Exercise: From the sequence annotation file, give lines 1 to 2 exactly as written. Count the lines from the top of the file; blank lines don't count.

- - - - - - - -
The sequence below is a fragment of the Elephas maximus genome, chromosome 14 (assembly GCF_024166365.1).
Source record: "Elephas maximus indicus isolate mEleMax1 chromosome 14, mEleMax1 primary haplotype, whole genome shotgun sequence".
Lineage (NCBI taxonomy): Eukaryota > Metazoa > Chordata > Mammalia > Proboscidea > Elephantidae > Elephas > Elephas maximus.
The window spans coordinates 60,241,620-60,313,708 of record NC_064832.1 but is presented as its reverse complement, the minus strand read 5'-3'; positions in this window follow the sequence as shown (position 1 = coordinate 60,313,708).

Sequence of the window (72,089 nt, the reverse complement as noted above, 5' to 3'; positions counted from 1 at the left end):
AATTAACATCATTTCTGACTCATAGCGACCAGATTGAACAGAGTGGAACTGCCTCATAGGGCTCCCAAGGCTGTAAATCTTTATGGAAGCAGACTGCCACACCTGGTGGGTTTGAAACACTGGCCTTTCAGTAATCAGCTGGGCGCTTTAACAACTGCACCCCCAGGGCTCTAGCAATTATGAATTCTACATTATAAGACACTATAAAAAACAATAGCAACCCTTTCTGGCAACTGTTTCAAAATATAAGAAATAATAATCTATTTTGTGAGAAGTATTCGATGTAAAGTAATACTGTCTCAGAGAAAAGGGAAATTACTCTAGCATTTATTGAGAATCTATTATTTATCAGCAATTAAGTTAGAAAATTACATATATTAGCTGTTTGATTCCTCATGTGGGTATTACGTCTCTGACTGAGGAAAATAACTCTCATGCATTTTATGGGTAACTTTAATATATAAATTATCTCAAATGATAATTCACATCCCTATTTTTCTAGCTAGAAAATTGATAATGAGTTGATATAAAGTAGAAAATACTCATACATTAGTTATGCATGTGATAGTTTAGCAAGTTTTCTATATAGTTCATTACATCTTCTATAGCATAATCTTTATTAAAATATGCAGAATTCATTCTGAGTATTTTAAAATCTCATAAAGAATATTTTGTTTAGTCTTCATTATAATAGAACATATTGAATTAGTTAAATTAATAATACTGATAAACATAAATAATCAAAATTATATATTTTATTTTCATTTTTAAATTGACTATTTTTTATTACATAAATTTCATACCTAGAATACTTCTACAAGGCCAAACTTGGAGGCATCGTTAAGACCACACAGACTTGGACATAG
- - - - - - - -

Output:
The sequence below is a fragment of the Elephas maximus genome, chromosome 14 (assembly GCF_024166365.1).
Source record: "Elephas maximus indicus isolate mEleMax1 chromosome 14, mEleMax1 primary haplotype, whole genome shotgun sequence".